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Caerus’ Vijay Pillai Speeds Ahead to Slow Down

With a diverse portfolio of businesses in Europe and around Asia, Vijay K. Pillai zips across the globe often, but still takes time to smell the roses – sometimes, at least.

Though barely 30 years of age, Vijay K. Pillai has achieved plenty. He has degrees in accounting and management, and commercial law. While doing his postgraduate studies in London, he started a property development business rejuvenating old properties. He has worked in the banking sector, is currently helping the family business expand into oil and gas investments, and lived in Mongolia for a year to work on a mining project. He has also taken over the reigns of the family’s F&B arm of business – Caerus Holdings, which manages restaurants in Malaysia and Singapore, and a wine distribution business in India and the Maldives. “The phrase ‘ants in the pants’ describes me – I just can’t sit still!” he says in jest.

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Don’t take him for a silver-spoon luxury traveller, though – Pillai has done his fair share of rough-and-tumble backpacking trips as a youth, and remembers slumming it out at a trailer park near the airport when he first visited Venice. “These days, I would rather pay to experience a destination in full than stint!”

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How often do you have to travel for work?

I travel every week without fail, but largely to Kuala Lumpur and Bangkok, where the offices for our oil and gas company are. In London, I have a three-man team for the property business in which we buy over old flats and modernise them and now have a sizeable portfolio. I visit London only every quarter.

What is one place in London that you always return to?

My wife knows this: Whenever I’m there, I go to 34 South Audley Street. This is going to sound terrible but they make some of the best onion rings – and, no, it isn’t something I “inherited” from university days, because I couldn’t afford it back then! I head over for a serving the minute I touch down – they are so good. I actually got them to give my wife the recipe for the onion rings but she hasn’t got around to making it. Also, they grill their meats on a parrilla grill and make a very nice spiced chicken – I want to do something similar in Singapore. London is my favourite gourmet destination; there is something new all the time. In fact, it was there that I started developing a taste for dining out. During my postgraduate days, the people I worked with started taking me out to the restaurants in central London. London is one of the best places to be adventurous, in terms of dining out, because it has all kinds of cuisine. On one trip, I went to Goya and had Peruvian food that was so outstanding that I went back twice during my stay. The cuisine had so many layers of flavours and I am enticed to go to Peru. I am now trying to bid for jobs there so that I have an excuse to go!

Do you still take time out to travel for leisure?

Twice a year, between June and July and in December, I block out a few weeks just to travel for fun. I try very hard to go offline but it is very difficult. That said, my wife and I went to Yosemite for five days in June 2015. There was no telecommunications signal or television, so we just played games, talked and had a good time. I also love Venice in winter, which I visited in December 2014 on a tour during which I took my wife to Venice, Florence, Milan as well. I proposed in Morocco. The city is quiet and even more beautiful without tourists at every turn, and the locals have time to talk to you. It is so nice that I am planning to return later in 2015.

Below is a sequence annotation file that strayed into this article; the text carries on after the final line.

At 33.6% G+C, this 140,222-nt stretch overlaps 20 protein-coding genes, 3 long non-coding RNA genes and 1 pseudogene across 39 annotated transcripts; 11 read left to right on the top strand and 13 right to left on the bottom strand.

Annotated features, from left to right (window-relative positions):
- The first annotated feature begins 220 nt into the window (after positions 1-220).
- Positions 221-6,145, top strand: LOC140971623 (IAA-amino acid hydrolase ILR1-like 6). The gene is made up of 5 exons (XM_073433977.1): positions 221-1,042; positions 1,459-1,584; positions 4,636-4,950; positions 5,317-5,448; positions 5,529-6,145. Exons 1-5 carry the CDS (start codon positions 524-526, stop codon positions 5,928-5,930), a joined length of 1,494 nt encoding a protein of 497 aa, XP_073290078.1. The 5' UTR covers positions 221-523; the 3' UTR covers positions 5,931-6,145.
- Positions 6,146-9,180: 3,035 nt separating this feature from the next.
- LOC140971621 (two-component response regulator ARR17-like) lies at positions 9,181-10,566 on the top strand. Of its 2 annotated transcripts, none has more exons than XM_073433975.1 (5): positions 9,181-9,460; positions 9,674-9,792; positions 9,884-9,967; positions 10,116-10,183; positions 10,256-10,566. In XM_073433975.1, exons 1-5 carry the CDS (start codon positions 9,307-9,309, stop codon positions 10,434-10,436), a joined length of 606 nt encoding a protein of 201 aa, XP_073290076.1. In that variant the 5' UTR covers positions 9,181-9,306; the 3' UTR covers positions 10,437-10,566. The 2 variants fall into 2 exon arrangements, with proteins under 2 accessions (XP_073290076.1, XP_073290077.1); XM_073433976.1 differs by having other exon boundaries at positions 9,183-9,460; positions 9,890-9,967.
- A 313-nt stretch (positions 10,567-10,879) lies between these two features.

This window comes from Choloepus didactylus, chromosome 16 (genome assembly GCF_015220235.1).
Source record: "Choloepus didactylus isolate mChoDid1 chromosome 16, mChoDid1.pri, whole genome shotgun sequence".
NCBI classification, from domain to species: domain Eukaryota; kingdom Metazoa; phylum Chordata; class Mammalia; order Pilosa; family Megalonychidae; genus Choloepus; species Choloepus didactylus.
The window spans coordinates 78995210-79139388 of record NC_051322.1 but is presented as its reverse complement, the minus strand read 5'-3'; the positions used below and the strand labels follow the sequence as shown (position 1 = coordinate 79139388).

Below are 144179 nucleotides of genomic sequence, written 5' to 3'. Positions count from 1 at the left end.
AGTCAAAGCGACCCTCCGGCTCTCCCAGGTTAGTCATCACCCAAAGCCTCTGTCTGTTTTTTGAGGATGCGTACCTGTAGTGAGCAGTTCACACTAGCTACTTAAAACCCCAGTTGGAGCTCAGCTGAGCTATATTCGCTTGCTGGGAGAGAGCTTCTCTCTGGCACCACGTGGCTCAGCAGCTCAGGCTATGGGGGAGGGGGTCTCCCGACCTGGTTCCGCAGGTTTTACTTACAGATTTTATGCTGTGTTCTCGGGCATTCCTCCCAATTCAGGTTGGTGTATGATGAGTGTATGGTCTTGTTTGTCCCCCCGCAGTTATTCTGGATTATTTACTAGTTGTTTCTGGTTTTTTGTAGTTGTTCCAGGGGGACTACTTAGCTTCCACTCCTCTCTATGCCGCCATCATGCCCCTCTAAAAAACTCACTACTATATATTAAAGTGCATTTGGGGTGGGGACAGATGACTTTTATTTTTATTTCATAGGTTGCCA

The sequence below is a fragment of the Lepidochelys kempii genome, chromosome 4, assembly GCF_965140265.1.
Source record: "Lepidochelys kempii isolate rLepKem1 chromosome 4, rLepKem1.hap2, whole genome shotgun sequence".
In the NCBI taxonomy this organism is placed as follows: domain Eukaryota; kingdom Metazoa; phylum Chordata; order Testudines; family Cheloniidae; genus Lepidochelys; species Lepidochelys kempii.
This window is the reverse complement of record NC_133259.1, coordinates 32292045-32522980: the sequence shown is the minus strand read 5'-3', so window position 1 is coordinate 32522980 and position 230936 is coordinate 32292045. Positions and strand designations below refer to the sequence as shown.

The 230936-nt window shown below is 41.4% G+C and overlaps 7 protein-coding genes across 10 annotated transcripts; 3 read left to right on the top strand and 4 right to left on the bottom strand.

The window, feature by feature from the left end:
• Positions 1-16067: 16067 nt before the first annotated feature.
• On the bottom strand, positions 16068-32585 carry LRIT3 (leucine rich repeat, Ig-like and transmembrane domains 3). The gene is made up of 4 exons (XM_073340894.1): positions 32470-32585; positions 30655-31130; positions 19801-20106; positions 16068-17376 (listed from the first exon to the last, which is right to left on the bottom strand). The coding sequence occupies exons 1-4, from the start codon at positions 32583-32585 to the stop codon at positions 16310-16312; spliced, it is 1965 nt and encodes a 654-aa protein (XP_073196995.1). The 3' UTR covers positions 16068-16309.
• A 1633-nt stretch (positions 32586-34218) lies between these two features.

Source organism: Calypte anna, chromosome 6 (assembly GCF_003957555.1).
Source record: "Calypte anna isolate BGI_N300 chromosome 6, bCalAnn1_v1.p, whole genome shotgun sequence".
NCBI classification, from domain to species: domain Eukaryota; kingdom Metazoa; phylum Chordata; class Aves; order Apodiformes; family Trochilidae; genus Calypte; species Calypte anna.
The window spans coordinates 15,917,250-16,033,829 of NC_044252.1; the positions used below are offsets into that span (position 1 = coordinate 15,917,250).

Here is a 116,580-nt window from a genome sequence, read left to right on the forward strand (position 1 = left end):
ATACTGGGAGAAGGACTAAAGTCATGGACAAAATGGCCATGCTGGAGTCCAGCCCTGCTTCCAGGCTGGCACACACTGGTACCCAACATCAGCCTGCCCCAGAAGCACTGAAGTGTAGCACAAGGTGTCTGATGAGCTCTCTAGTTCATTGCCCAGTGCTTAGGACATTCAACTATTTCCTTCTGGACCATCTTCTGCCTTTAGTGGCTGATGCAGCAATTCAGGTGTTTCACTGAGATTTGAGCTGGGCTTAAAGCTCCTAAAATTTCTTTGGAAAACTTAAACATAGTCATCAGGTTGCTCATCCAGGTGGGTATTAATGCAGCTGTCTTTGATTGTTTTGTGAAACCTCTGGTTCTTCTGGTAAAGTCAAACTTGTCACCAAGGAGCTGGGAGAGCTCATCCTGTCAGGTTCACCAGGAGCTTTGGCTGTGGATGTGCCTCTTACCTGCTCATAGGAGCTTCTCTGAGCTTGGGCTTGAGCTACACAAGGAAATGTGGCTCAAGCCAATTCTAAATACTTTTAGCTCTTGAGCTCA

Do you seek out good eats on your travels?

I won’t do research on the history of a place but I would research the restaurants, and I make all the hotel and dining reservations – everything else is as it goes. And I always have backups because I get very upset by bad meals. In Florence, I left a Michelin restaurant halfway through the meal and a mosquito went into my wine and there were flies all over the place. Our backup was a panini from the Proccaci deli. I go onto the Internet to cross-reference reviews, in order to determine which are the good places. A great restaurant we went to in Venice is Osteria alle Testiere, run by two brothers; and in Florence, I recommend Zeb, which is operated by two sisters. We also notice that you have a taste for sake. At Bam, they even know your favourite bottle! Yes, the Minanogawa Muroka Junmai Hitachi by Inaba Sake Brewery is exclusive to Bam. I probably developed a taste for sake over the last two or three years. I’ve always loved white wine and sake is such a good substitute. The fragrance is so lovely and it goes down so easily. Twice a year, I go to Japan for about three days purely to eat and drink – Kyubei in Tokyo is one of my favourite restaurants for the wonderful sushi.

What are some restaurants that have never failed you for business entertainment?

Zuma in Bangkok is one – and it has a great sake menu! But a lot of my business entertainment is done in Singapore, and I like Bam, because chef Pepe Moncayo is very creative – he makes some random pasta dishes like a capellini with a bit of spice and Japanese clams. The dishes are simple but so well done. The casual setting is more conducive for talking and building relationships. I entertain at least four times a week, and always like to be surprised. My tip for dining at Bam: Ask for Mr Teo’s Menu. Among the many things you do, you also brought in Lady M. Do you personally have a sweet tooth? Yes, and my favourite place is still Lady M – and, no, I am not contracted to say that!